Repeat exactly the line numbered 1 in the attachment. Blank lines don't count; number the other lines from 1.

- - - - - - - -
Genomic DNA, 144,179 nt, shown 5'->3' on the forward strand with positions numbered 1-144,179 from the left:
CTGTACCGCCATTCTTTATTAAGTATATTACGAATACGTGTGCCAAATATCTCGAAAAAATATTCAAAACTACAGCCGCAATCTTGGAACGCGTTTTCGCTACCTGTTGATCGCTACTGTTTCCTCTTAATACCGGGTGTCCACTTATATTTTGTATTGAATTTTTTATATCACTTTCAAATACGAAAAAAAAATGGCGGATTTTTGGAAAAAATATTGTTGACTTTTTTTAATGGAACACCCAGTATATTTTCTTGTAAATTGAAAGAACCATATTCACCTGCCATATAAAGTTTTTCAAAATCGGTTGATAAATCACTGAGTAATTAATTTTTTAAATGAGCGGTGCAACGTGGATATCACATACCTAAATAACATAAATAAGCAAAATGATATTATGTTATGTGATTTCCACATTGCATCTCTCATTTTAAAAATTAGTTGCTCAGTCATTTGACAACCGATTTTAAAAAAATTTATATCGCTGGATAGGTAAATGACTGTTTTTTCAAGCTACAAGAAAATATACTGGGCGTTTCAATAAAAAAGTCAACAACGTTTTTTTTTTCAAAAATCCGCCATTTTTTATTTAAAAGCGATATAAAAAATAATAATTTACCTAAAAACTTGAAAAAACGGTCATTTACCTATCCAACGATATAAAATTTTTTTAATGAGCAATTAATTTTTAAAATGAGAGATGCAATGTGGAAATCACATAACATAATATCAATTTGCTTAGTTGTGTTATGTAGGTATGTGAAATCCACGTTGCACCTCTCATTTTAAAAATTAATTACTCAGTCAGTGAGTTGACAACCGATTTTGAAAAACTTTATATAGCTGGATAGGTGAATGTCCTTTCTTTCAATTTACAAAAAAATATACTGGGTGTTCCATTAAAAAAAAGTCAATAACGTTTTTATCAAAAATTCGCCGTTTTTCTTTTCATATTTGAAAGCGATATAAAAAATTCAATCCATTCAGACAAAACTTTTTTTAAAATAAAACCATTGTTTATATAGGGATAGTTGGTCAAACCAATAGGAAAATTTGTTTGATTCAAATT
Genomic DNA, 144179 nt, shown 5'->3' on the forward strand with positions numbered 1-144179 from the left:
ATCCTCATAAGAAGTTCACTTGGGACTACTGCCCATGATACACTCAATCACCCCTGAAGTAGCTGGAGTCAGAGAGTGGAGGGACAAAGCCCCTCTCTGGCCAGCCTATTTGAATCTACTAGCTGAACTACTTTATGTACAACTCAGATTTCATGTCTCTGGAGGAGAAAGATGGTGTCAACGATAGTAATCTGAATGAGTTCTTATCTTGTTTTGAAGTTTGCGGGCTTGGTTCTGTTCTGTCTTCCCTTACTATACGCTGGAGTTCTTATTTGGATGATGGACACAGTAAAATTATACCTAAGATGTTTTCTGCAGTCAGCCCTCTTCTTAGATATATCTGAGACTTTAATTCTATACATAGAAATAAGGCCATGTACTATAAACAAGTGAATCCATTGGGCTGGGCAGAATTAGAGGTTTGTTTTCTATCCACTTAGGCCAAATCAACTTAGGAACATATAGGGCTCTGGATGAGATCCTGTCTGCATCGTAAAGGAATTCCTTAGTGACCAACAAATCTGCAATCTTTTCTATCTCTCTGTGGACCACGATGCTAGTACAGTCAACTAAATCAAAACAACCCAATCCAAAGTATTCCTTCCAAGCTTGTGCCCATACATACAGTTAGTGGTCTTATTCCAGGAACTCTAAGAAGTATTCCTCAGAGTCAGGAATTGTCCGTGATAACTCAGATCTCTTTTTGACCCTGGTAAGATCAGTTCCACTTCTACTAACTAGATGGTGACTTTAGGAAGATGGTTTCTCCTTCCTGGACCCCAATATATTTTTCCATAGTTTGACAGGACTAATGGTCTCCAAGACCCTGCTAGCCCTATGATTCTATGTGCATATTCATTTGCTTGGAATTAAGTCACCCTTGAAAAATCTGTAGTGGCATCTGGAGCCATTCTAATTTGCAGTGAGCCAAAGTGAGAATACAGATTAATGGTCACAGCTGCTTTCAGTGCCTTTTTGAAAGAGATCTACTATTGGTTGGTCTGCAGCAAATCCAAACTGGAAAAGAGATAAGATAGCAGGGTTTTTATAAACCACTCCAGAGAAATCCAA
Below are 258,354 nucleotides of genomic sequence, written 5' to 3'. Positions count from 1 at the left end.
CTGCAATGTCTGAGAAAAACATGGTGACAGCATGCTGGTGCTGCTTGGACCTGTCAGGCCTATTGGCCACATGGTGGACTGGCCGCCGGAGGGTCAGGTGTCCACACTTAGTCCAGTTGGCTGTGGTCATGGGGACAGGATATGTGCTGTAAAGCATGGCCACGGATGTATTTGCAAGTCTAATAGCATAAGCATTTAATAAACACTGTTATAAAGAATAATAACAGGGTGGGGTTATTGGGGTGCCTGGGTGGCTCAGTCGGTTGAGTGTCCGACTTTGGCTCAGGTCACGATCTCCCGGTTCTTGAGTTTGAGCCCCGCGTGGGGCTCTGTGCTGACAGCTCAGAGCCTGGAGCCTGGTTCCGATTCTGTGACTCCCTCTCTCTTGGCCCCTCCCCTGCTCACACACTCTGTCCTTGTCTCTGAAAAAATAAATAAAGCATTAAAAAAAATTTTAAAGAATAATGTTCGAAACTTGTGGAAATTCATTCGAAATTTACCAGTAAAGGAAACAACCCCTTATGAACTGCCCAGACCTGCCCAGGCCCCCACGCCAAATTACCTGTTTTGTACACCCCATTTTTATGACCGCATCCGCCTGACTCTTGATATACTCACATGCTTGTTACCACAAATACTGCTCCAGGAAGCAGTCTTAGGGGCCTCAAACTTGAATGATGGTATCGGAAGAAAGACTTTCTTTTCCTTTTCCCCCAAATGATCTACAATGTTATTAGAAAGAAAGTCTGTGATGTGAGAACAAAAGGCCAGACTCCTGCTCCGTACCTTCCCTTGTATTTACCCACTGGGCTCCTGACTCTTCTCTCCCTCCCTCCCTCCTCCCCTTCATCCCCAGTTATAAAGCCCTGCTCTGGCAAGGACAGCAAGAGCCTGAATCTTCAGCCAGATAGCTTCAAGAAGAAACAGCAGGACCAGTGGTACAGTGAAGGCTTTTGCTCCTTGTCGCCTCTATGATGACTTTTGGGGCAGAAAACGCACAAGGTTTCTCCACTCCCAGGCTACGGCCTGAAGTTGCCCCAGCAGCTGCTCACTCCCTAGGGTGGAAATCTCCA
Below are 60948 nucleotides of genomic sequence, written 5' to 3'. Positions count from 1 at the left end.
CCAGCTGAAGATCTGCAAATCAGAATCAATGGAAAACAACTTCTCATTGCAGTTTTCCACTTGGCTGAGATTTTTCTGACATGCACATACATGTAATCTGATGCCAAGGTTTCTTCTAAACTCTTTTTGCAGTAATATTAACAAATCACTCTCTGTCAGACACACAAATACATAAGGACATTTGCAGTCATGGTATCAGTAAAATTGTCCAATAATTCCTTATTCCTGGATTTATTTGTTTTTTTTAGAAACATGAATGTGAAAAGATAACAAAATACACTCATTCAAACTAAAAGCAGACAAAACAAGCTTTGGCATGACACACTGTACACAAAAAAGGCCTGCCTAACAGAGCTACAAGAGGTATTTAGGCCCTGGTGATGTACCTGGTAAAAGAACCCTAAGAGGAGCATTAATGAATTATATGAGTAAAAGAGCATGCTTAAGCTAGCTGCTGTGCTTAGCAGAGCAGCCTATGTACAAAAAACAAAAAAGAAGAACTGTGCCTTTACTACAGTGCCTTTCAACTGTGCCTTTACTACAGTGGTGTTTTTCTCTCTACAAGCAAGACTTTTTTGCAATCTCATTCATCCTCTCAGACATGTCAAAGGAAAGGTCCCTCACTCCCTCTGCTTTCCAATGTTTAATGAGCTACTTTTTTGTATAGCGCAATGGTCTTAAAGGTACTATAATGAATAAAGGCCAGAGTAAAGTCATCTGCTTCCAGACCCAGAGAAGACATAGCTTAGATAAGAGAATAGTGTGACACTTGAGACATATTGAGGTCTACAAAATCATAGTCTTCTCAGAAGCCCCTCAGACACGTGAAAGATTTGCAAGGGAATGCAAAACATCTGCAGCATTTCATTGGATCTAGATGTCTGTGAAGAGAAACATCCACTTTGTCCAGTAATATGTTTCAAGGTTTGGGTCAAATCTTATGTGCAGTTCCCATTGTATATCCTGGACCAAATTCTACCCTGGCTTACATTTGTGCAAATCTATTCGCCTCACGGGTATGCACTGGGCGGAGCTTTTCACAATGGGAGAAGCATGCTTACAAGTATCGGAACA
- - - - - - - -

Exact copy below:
Genomic DNA, 144,179 nt, shown 5'->3' on the forward strand with positions numbered 1-144,179 from the left: